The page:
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Subject: RE: What does 'dueling' instruments mean?
From: Jacob B
Date: 05 Apr 00 - 11:49 AM

Does anyone have a copy of that first Dillards album? What year was it recorded? Is the cut on it called Dueling Banjo, or Feuding Banjo?


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Subject: RE: What does 'dueling' instruments mean?
From: MK
Date: 05 Apr 00 - 12:47 PM

(Folkies forgive me, gonna take this idea and temporarily move it into a jazz application, to further illustrate the concept.)

Another variation of the ''duelling'' concept, in the jazz realm, is what's known in music circles as ''trading 4's'' or trading 8's'' or any number of designated ''trading bars'' (with the 4 or the 8 being the number of bars for each instrument to solo over)

....which means if for example you're playing a variation on a blues progression or even a jazz standard, depending on the number of musicians in the band (in this case we'll use a quartet with drums, piano, standup bass, and guitar)

...usually (but not always) when this approach is used in the concept of jazz, say playing over a standard swing tune, after the ''head'' (entire melody of the tune played all the way through once or twice) is performed, followed by each lead instrument (in this case guitar and piano) soloing over the head.

Before returing to playing the head and ending the tune, it is common to ''trade 4s''...so when you finish the solos, the trading of 4s could start at the top of the head with the piano doing 4 soloing bars; immediately followed by the guitar doing the same; then the bass; then the drums; and just keeping this revolving circle going till you've completed one pass all the way thru the head ---then the entire tune with the melody is once again played and the song ended.

Sorry for the cryptic explanation, but I think you understand what I'm trying to explain. This just takes the duelling idea to the next level, where more than two instruments can be involved.


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Subject: RE: What does 'dueling' instruments mean?
From: Mark Clark
Date: 06 Apr 00 - 12:24 PM

I believe Mbo is correct about the origin of the tune in question. The idea of an instrumental feud is an old one though. You see it in the film version of Amadaeus and you hear it in every good hot or bebop jazz cut. For a great "duel" catch the film "Crossroads" with a dubbed duel by Steve Vai. Great stuff.

- Mark


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Subject: RE: What does 'dueling' instruments mean?
From: Lady McMoo
Date: 06 Apr 00 - 12:38 PM

Banjo against accordion...?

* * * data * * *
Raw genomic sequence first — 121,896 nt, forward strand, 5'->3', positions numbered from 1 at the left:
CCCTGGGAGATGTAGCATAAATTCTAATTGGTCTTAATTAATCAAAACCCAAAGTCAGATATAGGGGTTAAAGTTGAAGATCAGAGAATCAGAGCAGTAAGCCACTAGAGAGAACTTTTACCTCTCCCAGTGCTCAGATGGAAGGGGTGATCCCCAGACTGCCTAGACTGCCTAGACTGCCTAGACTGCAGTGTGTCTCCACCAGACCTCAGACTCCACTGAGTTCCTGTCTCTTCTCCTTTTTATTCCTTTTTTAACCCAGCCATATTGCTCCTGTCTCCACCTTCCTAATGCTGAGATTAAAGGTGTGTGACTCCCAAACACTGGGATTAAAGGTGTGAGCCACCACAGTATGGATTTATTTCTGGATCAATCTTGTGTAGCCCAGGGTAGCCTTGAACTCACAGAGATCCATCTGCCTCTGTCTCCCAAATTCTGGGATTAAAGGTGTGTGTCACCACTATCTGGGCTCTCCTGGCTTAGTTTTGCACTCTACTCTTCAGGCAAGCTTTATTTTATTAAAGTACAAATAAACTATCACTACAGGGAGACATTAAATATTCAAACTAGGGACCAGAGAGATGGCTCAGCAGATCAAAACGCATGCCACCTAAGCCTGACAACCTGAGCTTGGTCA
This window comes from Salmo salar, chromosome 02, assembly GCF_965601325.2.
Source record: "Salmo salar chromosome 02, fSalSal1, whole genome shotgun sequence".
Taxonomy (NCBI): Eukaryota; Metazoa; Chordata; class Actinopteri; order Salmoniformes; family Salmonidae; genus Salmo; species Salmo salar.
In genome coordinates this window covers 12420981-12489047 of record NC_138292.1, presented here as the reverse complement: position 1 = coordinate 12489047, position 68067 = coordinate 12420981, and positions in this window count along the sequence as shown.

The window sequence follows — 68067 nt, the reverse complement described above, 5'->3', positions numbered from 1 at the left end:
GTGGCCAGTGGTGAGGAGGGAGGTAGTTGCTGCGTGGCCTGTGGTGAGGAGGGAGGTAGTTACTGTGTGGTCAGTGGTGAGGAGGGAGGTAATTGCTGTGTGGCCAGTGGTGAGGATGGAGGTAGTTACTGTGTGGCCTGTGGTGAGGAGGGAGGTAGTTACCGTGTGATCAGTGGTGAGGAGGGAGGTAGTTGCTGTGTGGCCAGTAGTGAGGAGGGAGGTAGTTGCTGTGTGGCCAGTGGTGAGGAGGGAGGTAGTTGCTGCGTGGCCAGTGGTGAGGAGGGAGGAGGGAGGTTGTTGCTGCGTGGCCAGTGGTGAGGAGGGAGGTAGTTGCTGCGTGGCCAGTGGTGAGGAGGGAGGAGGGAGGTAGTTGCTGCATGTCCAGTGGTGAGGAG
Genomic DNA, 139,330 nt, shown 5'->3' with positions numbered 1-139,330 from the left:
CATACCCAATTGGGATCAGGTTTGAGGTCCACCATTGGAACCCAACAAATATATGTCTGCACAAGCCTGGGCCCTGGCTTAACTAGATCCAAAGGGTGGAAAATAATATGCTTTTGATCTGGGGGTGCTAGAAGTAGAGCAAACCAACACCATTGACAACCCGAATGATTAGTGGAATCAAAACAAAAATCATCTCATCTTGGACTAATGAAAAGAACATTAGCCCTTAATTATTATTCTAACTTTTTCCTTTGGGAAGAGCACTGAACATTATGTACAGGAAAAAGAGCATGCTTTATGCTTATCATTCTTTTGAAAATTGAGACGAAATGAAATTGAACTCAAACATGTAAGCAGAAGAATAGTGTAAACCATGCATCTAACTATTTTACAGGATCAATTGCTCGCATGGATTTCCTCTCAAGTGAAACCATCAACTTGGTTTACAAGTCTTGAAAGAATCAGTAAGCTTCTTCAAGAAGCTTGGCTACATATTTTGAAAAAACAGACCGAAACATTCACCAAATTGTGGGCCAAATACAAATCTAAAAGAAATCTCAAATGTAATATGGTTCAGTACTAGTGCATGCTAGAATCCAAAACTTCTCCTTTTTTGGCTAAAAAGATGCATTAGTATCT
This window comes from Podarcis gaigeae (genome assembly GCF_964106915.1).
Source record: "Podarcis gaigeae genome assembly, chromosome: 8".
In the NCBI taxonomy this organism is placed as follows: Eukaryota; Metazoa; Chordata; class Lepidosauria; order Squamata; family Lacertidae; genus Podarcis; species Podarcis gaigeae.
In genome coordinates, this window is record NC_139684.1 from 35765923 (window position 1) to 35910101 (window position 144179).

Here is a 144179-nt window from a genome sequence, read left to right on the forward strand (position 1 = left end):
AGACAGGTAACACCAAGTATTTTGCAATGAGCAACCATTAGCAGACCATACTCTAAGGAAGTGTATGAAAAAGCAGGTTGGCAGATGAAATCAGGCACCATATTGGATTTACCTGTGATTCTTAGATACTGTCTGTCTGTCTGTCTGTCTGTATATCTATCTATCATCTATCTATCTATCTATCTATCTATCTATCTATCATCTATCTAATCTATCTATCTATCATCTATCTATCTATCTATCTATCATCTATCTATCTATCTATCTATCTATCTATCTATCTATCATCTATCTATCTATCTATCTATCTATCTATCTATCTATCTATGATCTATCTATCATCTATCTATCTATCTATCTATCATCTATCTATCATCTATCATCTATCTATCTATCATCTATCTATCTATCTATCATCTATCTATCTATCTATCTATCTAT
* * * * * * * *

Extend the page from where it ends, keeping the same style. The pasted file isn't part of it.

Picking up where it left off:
Fortunately neither survived....

(runs for cover...)

mcmoo


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Subject: RE: What does 'dueling' instruments mean?
From: Steve Latimer
Date: 06 Apr 00 - 12:52 PM

So a little more trivia. The Dillards played the role of the hillbilly Darling family on the Andy Griffith show. They actually played Duelling Banjos on the show once.

I do have a couple of problems with Deliverance. I play the banjo and I'm kind of sick of telling this to people only to have them say "Squeal like a pig" or cross their eyes and mimic the opening from Duelling banjos. The other problem is constantly being asked if I know how to play duelling banjos (yes, badly). But people, there's a lot more than one great banjo tune.


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Subject: RE: What does 'dueling' instruments mean?
From: GUEST,Marion
Date: 06 Apr 00 - 02:18 PM

If you get a chance to see "Legend of 1900", do so (most likely in a repertory cinema). It has a very entertaining jazz piano duel; they're not playing simultaneously, but taking turns showing how crazily they can play.

I'll look for Deliverance; I didn't know of it before.

Marion


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Subject: RE: What does 'dueling' instruments mean?
From: Mark Clark
Date: 06 Apr 00 - 02:33 PM

Marion,

I'll look out for it, thanks. You might also like a film from a few years back on the life of Scott Joplin. There are many scenes of early "sportin' house" players dueling on pianos. Each player in turn would take what had already been played and build on it playing it back in the faces of those who'd gone before. I suspect musicians have been doing this since people discovered that you could hit a hollow log with a stick and make a pleasant sound.

- Mark


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Subject: RE: What does 'dueling' instruments mean?
From: Jacob B
Date: 06 Apr 00 - 04:19 PM

I found The Dillards web site (www.the-dillards.com). It has a history of the group, which says that The Dillards first album was recorded in 1963, and that it included the cut Duelin' Banjos.

If that's the case, I find the claims above that the title Dueling Banjos wasn't used for the tune until the movie Deliverance was made in the 1970s to be highly suspect.